In week two of the 2023 winter Doing Sports God’s Way study, we read through and discussed the first lesson from the DSGW Study Coaches Edition titled, “The Call.” Ephesians 4:1 says, “As a prisoner for the Lord, then, I urge you to live a life worthy of the calling you have received.”
How does it feel to be chosen? To get picked? To be called? It depends on the context but in the world of sports, it feels great to be picked. Picture this scenario: a group of players begin to divide up teams and they start by choosing two captains. The captains each take turns picking their team from the group of players. Your name gets called…how does it feel? Let’s take it the other direction, your name doesn’t get called…what’s running through your head now? We’ve all, or at least most of us, have been there. It’s a horrible feeling to not be called, to feel unwanted.
Question: Do you feel called to coach?
Here’s the truth that we find in scripture: the God of the universe is pointing at you and he’s saying, “I want you on my team.” How amazing is that!? Understanding the call God has given us begins with an understanding of the Gospel. We are sinners, separated from God, in need of saving. Because of his great love for us, God became a man in Jesus, lived a sinless, perfect life, and died on the cross in our place. In doing so he took the punishment we deserved for our sin on himself and fulfilled the law that we never could. He rose from the dead, overcoming sin and death, and he calls us to repent of our sins and trust in Him.
Repentance means to turn away from our sin and turn towards Christ. To repent means to change your mind, leading to a changed way of life. An example of this is found in Acts 3:19: “Repent, then, and turn to God…”Only when we answer his call by beginning a relationship with Jesus can we start discussing the call he’s given us to serve him in the world of sports. Without his Spirit in us, we cannot do sports God’s way.
Question: Have you accepted the calling God has for your life? Have you asked him for forgiveness of your sins and put your trust in him to save you? If you haven’t, give me a call and let’s talk about it.
For the follower of Jesus, our primary calling is to serve God in every area of our life. We like the phrase Doing Sports God’s Way, but it’s about doing all of life God’s way. 1 Corinthians 10:31 says, “So whether you eat or drink or whatever you do, do it all for the glory of God.” It is easy for us to separate our faith from other areas of our life, such as work or sports. Consider Jesus in John chapter 4.
4Now he had to go through Samaria. 5So he came to a town in Samaria called Sychar, near the plot of ground Jacob had given to his son Joseph. 6Jacob’s well was there and Jesus, tired as he was from the journey, sat down by the well. It was about the sixth hour.
When we are tired, our thoughts often turn inward. We can become only concerned with our own needs and taking care of them. If you continue reading the rest of the story, you see that even though Jesus was tired and hungry from his journey, he begins talking with a Samaritan woman, which is something Jewish men didn’t do. He reveals who he is to her and as a result, many Samaritans believe. Jesus has an eternal perspective, as evidenced by verse 34. “My food,” said Jesus, “is to do the will of him who sent me and to finish his work.” His disciples are focused on finding food while Jesus is focused on doing his Father’s will.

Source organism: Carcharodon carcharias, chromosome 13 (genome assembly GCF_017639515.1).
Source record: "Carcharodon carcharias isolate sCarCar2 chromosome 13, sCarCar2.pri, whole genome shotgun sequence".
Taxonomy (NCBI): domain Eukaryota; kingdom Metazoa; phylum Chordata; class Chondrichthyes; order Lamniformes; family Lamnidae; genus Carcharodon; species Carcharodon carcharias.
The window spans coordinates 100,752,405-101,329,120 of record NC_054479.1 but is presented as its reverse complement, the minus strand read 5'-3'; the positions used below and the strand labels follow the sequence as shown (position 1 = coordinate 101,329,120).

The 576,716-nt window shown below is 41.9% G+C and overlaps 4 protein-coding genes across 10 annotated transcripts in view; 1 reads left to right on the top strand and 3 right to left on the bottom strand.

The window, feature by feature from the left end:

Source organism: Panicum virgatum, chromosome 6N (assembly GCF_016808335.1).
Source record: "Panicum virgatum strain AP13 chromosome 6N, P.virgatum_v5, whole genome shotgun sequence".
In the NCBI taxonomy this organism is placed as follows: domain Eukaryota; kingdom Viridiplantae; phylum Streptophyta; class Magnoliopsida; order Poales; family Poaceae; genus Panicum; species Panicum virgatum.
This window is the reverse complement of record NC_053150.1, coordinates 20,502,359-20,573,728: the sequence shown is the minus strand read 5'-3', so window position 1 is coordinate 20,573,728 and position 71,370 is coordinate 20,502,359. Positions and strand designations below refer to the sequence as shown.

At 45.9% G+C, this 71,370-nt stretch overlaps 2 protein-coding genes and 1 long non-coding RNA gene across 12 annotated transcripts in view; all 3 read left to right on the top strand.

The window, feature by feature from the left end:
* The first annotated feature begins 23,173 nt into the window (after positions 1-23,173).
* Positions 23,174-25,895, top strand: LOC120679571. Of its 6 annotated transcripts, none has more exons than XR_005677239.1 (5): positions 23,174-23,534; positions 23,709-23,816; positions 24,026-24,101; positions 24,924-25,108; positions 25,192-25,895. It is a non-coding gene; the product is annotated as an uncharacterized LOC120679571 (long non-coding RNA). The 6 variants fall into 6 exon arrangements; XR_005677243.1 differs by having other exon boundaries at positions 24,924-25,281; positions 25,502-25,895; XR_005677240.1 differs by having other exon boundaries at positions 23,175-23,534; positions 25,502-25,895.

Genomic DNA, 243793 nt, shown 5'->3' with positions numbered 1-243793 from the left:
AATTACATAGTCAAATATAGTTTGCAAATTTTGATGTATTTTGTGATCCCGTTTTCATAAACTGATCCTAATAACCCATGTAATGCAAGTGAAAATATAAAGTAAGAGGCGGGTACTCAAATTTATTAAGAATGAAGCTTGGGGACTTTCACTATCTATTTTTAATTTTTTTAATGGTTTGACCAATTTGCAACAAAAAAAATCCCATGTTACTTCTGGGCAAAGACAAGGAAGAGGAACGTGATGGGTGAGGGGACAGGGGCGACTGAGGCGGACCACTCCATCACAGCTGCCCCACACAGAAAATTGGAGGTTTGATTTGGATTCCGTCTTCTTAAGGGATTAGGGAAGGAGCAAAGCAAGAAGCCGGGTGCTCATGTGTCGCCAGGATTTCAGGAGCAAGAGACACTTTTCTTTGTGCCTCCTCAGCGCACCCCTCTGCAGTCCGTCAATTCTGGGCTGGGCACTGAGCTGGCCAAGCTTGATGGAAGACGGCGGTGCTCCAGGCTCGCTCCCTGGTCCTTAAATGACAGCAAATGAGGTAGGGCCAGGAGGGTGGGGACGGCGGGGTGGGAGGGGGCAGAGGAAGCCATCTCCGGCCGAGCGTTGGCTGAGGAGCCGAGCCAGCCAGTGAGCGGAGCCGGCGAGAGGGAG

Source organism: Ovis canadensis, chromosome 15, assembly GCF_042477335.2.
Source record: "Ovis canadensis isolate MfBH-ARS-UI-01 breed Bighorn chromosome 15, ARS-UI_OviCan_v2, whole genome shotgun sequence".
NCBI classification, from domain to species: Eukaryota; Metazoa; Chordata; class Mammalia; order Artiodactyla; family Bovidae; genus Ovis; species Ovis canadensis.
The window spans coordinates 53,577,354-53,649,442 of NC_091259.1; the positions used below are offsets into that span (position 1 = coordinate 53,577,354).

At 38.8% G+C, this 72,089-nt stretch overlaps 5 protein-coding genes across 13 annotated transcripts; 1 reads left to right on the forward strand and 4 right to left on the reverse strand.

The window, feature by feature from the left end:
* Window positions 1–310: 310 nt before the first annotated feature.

Our secondary callings, such as being a coach, should support our primary calling of being a disciple of Jesus. When our secondary calling replaces our primary calling, we are no longer serving God; we are serving ourselves. Coaching sports can and should be done as a spiritual act of worship (Romans 12:1).
Question: What is the primary calling in your life?
We finished our discussion by answering this question: “Why should a Christian place an emphasis on athletics?” There are a number of reasons but the one I want to highlight is listed on page 14 in the devotional. “The talents you have been given are from God and are designed for a purpose.” We have a responsibility to use the talents and gifts that God has given us for his glory. Jesus shares the parable of the talents in Matthew 25:14-30. In the parable, the master gives each of his servants a certain number of talents. The first two put theirs to use and present the master with more than they were originally given. The master says to them, “Well done, good and faithful servant! You have been faithful with a few things; I will put you in charge of many things. Come and share your master’s happiness!”
But the third servant was afraid, hid his talent in the ground and eventually returned it to the master. The master takes the talent away from the third servant and throws him out into the darkness. We all have varying talents, gifts and passions given to us by God regarding sports, and we are called to use them for his glory.
Next week, we will read through week 2 of the DSGW Coaches Edition devotional titled, Ambition.